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  1. vic·ar
    IPA[ˈvikər]
  2. noun

    • 1. (in the Roman Catholic Church) a representative or deputy of a bishop.

    • 2. (in the Episcopal Church) a member of the clergy in charge of a chapel.

    • 3. (in the Church of England) an incumbent of a parish where tithes formerly passed to a chapter or religious house or layman.

    • 4. (in other Anglican Churches) a member of the clergy deputizing for another.

    • 5. a cleric or choir member appointed to sing certain parts of a cathedral service.

  3. Variation

    • n.: noun: vicar, plural noun: vicars

    • noun

      (in the Church of England) an incumbent of a parish where tithes formerly passed to a chapter or religious house or layperson.

      (in other Anglican Churches) a member of the clergy deputizing for another.

    • noun

      an Anglican official serving as a deputy or assistant to a bishop or archbishop.

      (in the Roman Catholic Church) a bishop's representative in matters of jurisdiction or administration.

    • noun

      a Roman Catholic missionary.

      a titular bishop.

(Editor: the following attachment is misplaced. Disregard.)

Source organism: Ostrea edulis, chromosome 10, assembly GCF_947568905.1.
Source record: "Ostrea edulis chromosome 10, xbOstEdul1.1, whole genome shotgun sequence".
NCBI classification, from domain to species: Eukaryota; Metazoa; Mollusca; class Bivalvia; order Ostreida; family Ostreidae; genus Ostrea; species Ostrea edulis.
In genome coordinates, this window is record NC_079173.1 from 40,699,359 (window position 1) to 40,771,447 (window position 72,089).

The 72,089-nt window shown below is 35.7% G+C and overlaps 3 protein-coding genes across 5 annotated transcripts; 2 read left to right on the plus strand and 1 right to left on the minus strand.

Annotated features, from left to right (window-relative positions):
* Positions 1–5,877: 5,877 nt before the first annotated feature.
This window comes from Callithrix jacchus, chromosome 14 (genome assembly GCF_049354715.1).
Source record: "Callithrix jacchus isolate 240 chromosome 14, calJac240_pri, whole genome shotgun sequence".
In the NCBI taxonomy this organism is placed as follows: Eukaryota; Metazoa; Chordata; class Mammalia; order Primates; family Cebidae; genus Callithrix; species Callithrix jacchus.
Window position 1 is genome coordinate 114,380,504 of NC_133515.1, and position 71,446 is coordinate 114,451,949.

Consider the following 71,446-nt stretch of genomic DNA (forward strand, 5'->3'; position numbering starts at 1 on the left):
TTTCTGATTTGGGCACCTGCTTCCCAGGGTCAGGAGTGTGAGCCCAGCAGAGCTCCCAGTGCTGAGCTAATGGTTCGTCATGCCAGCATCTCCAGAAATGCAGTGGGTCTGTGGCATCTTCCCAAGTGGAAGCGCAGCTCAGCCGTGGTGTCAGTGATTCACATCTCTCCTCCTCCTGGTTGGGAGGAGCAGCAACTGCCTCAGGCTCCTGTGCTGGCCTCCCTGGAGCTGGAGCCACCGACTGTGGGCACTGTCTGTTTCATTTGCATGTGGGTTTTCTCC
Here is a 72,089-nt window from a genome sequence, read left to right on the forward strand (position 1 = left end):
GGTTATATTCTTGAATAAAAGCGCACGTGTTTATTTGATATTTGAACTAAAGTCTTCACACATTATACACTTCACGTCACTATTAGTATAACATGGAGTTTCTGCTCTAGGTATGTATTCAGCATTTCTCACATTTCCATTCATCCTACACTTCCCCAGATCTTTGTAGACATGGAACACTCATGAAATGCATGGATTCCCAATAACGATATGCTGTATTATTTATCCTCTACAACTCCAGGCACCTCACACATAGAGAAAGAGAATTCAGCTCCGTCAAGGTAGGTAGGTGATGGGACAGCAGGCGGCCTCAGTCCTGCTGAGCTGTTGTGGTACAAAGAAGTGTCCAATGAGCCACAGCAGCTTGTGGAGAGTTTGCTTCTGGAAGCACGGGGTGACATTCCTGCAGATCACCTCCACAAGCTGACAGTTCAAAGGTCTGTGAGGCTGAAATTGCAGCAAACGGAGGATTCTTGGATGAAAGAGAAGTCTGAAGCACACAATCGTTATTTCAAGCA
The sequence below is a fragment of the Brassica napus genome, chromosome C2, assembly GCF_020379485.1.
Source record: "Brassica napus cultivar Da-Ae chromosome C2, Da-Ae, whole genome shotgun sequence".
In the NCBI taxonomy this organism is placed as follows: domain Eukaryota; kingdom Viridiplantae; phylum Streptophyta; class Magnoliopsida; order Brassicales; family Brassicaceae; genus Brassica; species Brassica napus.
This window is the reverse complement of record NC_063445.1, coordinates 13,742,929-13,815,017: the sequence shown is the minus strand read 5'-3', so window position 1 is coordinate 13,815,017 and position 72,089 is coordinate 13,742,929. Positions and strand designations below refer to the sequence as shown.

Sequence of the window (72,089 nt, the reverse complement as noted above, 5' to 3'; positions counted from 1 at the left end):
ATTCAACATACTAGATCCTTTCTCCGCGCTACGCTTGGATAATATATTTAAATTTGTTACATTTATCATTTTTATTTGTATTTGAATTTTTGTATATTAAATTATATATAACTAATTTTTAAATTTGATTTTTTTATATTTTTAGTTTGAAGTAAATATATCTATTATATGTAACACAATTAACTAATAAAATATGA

• noun

      an Anglican official serving as a deputy or assistant to a bishop or archbishop.

      (in the Roman Catholic Church) a bishop's representative in matters of jurisdiction or administration.

    • noun

      a Roman Catholic missionary.

      a titular bishop.

    • noun

      (in the Roman Catholic Church) a title of the Pope.
    • the protagonist of an 18th-century song who kept his benefice from Charles II's reign to George I's by changing his beliefs to suit the times. The song is apparently based on an anecdote about an unidentified vicar of Bray, Berkshire, in Thomas Fuller's Worthies of England (1662).
    • noun

      (in the Roman Catholic Church) a title of the Pope.
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